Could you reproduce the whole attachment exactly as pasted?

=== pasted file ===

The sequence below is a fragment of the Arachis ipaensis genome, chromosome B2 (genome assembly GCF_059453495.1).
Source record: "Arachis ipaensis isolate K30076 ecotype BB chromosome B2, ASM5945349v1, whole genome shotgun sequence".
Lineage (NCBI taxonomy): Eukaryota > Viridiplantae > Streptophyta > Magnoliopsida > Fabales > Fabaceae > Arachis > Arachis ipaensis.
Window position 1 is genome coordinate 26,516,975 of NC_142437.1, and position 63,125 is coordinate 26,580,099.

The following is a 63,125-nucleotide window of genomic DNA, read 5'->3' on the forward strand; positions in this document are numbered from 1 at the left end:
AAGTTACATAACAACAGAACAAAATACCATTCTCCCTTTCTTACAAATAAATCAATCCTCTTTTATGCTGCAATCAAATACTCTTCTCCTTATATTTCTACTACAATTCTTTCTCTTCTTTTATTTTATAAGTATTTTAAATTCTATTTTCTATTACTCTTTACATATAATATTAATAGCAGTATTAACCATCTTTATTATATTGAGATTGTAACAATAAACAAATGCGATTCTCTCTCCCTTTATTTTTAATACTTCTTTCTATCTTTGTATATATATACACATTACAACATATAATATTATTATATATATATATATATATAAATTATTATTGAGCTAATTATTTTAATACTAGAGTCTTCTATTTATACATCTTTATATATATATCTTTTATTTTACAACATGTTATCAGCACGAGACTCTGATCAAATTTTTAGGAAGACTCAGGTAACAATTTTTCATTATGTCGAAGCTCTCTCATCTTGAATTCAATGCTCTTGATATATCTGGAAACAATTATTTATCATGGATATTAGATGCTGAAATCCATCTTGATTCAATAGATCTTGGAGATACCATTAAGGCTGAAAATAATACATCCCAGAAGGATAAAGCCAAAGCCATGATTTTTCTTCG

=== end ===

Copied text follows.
The sequence below is a fragment of the Arachis ipaensis genome, chromosome B2 (genome assembly GCF_059453495.1).
Source record: "Arachis ipaensis isolate K30076 ecotype BB chromosome B2, ASM5945349v1, whole genome shotgun sequence".
Lineage (NCBI taxonomy): Eukaryota > Viridiplantae > Streptophyta > Magnoliopsida > Fabales > Fabaceae > Arachis > Arachis ipaensis.
Window position 1 is genome coordinate 26,516,975 of NC_142437.1, and position 63,125 is coordinate 26,580,099.

The following is a 63,125-nucleotide window of genomic DNA, read 5'->3' on the forward strand; positions in this document are numbered from 1 at the left end:
AAGTTACATAACAACAGAACAAAATACCATTCTCCCTTTCTTACAAATAAATCAATCCTCTTTTATGCTGCAATCAAATACTCTTCTCCTTATATTTCTACTACAATTCTTTCTCTTCTTTTATTTTATAAGTATTTTAAATTCTATTTTCTATTACTCTTTACATATAATATTAATAGCAGTATTAACCATCTTTATTATATTGAGATTGTAACAATAAACAAATGCGATTCTCTCTCCCTTTATTTTTAATACTTCTTTCTATCTTTGTATATATATACACATTACAACATATAATATTATTATATATATATATATATATAAATTATTATTGAGCTAATTATTTTAATACTAGAGTCTTCTATTTATACATCTTTATATATATATCTTTTATTTTACAACATGTTATCAGCACGAGACTCTGATCAAATTTTTAGGAAGACTCAGGTAACAATTTTTCATTATGTCGAAGCTCTCTCATCTTGAATTCAATGCTCTTGATATATCTGGAAACAATTATTTATCATGGATATTAGATGCTGAAATCCATCTTGATTCAATAGATCTTGGAGATACCATTAAGGCTGAAAATAATACATCCCAGAAGGATAAAGCCAAAGCCATGATTTTTCTTCG